Over the past half a dozen years or so, all I've heard about in my circles is "owned, earned, and paid" media types. Marketing professionals love ... and I mean LOVE ... terms they can drop with clients as a way to sound smart. And although I'm a little weary of the ubiquity of these terms, it's true that media types are an important part of any integrated campaign conversation. However, it can be an amazingly cost-effective or expensive conversation, depending on the types of media you choose or create. Let's define this marketing vernacular:
Owned media is content and online properties that you have either created or paid to have created. You own them as a digital asset or intellectual property. All of these buckets are very large and can contain limitless amounts of different digital minutia. Owned media includes written content, photos, videos, apps, custom code, white papers, and of course, trademarked, patented and copyrighted materials/ideas.
This once relatively narrow corridor was owned almost exclusively by public relations. The idea is that you can bait news publishers to spread your message. Historically, the seed of earned media is some sort of paid inclusion. That can range from a press release to a live event. The byproduct, however, is that other news outlets might extend your messaging within their own circles, networks and subsequent channels.
Paid media channels can be any type of digital, online, outdoor, broadcast or print advertising. The list goes on and on basically to include anything that has come out of your client's budget in an effort to effectively move the needle. Traditionally, a paid media buy was time-slot oriented system of advertising placements that usually fell within a blend of print and television.
Of course all of these have changed now with inbound marketing, innovative content directives and social media channels. And last, but not least, the ability to monitor and report against all media types.
I used to do a lot of nifty Venn diagrams in order to convey these three quadrants from which most new media campaigns are constructed. Since that time, and countless presentations later, it has evolved into what I affectionately refer to as "Darwin's Inbound Marketing Clover." Do I have hard drives full of scientific research to back my findings? No. But what I do have is years of experience in all these media types. And now it is rendered here in this model.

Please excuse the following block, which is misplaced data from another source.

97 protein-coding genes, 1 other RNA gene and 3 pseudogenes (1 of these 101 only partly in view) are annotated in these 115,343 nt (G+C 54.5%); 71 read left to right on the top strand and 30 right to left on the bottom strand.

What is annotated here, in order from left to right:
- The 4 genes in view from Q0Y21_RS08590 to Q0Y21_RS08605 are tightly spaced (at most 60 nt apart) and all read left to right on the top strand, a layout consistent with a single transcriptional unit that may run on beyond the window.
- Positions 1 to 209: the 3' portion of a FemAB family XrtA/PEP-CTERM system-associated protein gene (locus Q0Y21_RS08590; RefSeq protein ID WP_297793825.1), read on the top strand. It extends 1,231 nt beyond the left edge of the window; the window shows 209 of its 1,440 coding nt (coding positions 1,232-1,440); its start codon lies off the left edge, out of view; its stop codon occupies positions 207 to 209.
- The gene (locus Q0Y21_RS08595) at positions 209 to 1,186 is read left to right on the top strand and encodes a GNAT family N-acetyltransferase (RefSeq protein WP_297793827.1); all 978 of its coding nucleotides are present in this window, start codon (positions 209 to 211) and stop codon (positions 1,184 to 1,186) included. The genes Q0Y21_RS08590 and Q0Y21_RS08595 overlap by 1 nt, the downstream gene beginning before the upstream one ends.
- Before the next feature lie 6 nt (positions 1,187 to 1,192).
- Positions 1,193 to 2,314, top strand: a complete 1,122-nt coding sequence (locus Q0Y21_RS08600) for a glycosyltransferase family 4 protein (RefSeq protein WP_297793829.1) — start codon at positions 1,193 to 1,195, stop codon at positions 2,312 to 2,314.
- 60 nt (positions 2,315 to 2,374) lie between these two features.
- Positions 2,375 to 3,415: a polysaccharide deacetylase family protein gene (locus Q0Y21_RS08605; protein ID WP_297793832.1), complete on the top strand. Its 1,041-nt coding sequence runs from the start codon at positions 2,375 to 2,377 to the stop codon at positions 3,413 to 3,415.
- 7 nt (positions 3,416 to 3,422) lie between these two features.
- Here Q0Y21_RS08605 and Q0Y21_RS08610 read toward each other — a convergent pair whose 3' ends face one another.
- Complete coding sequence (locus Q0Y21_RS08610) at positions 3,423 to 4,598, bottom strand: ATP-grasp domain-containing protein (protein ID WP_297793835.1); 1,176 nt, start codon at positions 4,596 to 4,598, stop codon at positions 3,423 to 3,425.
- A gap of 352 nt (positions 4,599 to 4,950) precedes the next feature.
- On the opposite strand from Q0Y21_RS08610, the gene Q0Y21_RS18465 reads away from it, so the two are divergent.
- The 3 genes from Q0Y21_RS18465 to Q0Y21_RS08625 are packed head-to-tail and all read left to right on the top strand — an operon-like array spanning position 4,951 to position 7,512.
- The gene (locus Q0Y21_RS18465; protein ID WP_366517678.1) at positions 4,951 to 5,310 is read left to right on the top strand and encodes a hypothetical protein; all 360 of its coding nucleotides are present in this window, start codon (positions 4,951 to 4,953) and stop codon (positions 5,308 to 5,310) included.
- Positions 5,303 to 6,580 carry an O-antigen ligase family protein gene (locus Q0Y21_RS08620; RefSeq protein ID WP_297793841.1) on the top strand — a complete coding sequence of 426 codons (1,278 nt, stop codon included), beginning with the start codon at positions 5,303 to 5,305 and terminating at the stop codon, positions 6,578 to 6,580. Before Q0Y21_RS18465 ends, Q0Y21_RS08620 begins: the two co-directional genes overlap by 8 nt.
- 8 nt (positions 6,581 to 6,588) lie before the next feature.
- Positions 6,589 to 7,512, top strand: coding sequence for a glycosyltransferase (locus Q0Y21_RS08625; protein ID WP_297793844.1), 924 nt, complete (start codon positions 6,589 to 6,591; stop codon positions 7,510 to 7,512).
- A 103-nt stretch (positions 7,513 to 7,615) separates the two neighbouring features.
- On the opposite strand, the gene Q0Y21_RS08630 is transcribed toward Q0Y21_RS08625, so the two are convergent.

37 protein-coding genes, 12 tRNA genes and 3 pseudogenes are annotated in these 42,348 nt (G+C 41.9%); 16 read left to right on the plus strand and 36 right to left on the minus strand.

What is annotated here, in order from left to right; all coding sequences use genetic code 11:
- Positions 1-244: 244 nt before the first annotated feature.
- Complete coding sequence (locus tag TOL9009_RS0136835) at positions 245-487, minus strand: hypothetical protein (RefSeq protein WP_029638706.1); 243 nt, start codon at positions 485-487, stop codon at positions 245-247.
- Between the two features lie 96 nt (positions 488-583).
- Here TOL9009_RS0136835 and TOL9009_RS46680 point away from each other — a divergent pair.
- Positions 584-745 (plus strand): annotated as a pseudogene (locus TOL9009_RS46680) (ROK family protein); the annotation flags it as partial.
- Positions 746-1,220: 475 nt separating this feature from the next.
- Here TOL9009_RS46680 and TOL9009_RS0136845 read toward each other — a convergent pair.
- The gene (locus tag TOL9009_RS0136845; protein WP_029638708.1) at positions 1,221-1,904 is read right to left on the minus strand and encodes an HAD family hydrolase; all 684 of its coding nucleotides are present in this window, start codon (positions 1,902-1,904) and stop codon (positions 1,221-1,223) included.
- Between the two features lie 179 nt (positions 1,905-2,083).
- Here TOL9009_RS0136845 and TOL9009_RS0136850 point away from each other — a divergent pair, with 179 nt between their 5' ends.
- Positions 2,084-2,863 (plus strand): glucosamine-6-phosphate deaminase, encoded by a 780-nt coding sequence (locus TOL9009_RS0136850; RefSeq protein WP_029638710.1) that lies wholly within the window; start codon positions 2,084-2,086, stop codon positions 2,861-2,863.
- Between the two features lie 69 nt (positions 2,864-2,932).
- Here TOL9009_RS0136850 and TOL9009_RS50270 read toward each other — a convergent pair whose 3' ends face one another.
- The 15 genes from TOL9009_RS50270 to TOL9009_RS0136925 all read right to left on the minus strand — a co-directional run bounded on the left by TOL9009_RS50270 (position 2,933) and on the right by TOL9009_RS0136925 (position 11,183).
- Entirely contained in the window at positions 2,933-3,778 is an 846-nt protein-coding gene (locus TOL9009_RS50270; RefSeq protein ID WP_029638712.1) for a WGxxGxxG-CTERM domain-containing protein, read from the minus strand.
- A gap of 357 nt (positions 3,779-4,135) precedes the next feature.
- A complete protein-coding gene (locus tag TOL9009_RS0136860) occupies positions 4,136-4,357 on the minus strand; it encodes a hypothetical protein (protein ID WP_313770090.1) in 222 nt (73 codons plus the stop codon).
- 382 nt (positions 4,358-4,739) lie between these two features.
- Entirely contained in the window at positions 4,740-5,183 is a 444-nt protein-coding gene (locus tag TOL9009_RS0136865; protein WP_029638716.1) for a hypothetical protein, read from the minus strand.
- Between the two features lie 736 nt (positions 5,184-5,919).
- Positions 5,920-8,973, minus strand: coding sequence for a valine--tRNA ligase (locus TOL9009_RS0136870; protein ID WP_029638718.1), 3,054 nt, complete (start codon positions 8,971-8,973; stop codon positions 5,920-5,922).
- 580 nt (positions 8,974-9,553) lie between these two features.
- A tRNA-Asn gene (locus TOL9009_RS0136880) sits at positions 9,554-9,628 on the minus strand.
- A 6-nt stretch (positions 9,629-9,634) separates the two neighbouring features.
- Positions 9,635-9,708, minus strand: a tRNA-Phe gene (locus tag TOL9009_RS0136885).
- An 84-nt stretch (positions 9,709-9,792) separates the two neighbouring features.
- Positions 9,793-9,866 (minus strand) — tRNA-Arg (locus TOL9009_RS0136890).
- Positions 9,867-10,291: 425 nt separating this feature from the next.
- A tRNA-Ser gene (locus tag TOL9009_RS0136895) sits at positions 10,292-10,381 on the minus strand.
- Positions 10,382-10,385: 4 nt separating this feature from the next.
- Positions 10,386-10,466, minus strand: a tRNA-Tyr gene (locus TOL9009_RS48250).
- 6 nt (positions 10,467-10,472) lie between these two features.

Darwin — mainly because I keep evolving this particular diagram every six months (in some cases quarterly). Inbound — while I touch on traditional marketing efforts, the vast majority of the tactics are inbound marketing techniques. Clover — mainly because it ended up looking like one.
So why is Darwin's Inbound Clover different from the old owned earned and paid model? Let's take a look:
Owned/Earned/Paid Media: These foundational verticals remain the same, perhaps with the inclusion of more channel types per category.
Social media is listed as a unique breakout within this diagram for one specific reason – "engagement." Yes, many "gurus" will debate that social media is a combination of owned earned and paid, I think it is important to understand that while that is true, the fact that you can conversationally engage in these environments makes it a game-changing category. Additionally, this particular category is as as quick to change as any.
The ever-growing epicenter of all of this chaos is content. Regardless of whatever category you outline, you are more than likely going to have to design, schedule and deploy some tangible element. Therefore, for me it was a no-brainer because after you've structurally planned your campaign around these media types, it's time to fill the buckets.
The primary element in this equation is the all encompassing data that comes from marketing in a digital environment. Even our best laid plans from a marketing perspective have countless analytical variables that can be tested and optimized. Interestingly enough I believe this all-encompassing halo to be in its infancy compared to all of the other diagrams. and while we make advances in understanding what that intelligence means as it relates to our audience, the evolution of how we treat this data may be the fastest-growing component outlined in this graphic.
I would also like to get your feedback. This graphic might be outdated and irrelevant in two weeks. But that being said, I would love to hear if you would make additions or subtractions to this layout. What about this model works or does not work for you? As we all know, it's only a matter of time till everything changes.